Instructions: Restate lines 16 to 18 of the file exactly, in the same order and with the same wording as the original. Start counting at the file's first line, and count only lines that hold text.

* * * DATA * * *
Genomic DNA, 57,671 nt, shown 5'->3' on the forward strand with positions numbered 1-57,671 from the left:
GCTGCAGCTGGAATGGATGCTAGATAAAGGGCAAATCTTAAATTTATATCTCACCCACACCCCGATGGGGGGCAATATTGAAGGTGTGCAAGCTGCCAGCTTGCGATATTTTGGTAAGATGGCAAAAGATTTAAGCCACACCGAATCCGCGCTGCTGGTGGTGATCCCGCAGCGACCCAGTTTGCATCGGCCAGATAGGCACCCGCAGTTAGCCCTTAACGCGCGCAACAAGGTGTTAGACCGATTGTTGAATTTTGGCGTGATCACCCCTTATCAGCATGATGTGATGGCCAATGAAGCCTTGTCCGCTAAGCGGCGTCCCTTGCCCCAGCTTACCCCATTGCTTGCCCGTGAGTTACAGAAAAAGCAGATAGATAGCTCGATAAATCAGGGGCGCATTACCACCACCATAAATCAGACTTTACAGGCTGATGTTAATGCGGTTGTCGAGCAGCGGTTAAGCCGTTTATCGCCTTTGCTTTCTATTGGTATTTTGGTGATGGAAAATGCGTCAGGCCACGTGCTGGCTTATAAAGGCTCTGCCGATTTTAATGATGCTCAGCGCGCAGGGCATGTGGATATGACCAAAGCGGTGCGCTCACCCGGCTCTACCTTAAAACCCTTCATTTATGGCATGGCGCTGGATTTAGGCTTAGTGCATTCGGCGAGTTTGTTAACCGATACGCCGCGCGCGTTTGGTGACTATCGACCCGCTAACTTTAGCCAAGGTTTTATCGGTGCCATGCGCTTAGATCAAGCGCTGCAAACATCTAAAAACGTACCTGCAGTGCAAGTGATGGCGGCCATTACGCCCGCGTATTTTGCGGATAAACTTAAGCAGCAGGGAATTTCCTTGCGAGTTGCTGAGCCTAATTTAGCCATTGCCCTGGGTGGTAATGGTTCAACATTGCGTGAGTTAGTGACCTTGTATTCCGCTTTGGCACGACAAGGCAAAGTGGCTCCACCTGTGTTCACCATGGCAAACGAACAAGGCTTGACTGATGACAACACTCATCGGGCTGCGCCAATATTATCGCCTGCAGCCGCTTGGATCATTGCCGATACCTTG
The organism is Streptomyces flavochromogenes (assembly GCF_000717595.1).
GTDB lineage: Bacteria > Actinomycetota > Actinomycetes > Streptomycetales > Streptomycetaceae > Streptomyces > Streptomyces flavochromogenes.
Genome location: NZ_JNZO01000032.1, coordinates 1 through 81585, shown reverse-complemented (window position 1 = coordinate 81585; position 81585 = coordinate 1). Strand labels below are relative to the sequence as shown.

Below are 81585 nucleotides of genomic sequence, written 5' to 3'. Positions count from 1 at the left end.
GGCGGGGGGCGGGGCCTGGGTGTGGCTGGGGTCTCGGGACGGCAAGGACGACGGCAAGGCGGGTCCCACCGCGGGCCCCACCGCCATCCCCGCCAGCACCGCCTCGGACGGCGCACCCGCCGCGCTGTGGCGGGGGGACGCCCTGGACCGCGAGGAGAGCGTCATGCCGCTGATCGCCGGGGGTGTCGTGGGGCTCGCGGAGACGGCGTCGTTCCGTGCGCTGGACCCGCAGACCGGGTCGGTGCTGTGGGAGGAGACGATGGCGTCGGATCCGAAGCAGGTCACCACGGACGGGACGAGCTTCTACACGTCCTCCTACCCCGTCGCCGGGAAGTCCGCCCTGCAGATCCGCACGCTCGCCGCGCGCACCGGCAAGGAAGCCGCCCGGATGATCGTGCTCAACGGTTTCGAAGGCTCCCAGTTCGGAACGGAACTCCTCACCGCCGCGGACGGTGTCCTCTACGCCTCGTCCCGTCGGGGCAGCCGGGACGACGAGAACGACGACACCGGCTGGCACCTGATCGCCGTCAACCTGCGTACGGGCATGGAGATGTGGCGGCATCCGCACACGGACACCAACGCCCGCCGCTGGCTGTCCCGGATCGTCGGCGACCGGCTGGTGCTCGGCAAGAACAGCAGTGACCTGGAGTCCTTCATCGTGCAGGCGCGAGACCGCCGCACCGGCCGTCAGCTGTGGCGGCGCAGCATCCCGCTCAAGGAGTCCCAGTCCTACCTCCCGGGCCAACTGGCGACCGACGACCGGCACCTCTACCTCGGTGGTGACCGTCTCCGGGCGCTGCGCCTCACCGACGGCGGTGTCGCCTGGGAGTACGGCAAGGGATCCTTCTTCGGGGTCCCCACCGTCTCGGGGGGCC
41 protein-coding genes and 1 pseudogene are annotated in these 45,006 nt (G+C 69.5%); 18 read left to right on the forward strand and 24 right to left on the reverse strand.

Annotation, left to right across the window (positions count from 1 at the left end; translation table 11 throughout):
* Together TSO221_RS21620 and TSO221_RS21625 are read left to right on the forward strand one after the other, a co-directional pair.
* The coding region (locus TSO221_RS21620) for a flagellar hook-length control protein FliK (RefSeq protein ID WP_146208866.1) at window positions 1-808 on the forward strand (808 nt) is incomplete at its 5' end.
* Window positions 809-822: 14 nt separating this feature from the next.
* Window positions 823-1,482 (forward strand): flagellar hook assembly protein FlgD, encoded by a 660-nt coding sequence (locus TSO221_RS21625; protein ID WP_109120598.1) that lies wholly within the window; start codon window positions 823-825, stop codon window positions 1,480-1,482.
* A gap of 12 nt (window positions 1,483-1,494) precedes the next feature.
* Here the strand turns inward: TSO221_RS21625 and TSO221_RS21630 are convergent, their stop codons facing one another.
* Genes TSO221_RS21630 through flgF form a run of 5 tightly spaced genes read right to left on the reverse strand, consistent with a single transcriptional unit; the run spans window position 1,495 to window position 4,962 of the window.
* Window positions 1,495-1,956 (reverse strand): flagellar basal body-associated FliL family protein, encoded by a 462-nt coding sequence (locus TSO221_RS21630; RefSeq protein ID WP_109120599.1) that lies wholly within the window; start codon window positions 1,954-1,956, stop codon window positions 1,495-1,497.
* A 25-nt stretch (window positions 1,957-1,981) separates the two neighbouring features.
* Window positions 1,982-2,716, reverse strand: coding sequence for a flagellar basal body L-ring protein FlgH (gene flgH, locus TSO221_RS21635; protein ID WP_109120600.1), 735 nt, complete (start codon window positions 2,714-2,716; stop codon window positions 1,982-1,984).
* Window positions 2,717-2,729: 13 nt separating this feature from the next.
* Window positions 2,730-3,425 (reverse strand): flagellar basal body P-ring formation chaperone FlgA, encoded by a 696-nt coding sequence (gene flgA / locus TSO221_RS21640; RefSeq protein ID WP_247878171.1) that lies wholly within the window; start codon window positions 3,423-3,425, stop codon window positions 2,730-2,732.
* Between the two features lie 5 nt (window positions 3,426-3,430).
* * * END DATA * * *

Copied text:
* Genes TSO221_RS21630 through flgF form a run of 5 tightly spaced genes read right to left on the reverse strand, consistent with a single transcriptional unit; the run spans window position 1,495 to window position 4,962 of the window.
* Window positions 1,495-1,956 (reverse strand): flagellar basal body-associated FliL family protein, encoded by a 462-nt coding sequence (locus TSO221_RS21630; RefSeq protein ID WP_109120599.1) that lies wholly within the window; start codon window positions 1,954-1,956, stop codon window positions 1,495-1,497.
* A 25-nt stretch (window positions 1,957-1,981) separates the two neighbouring features.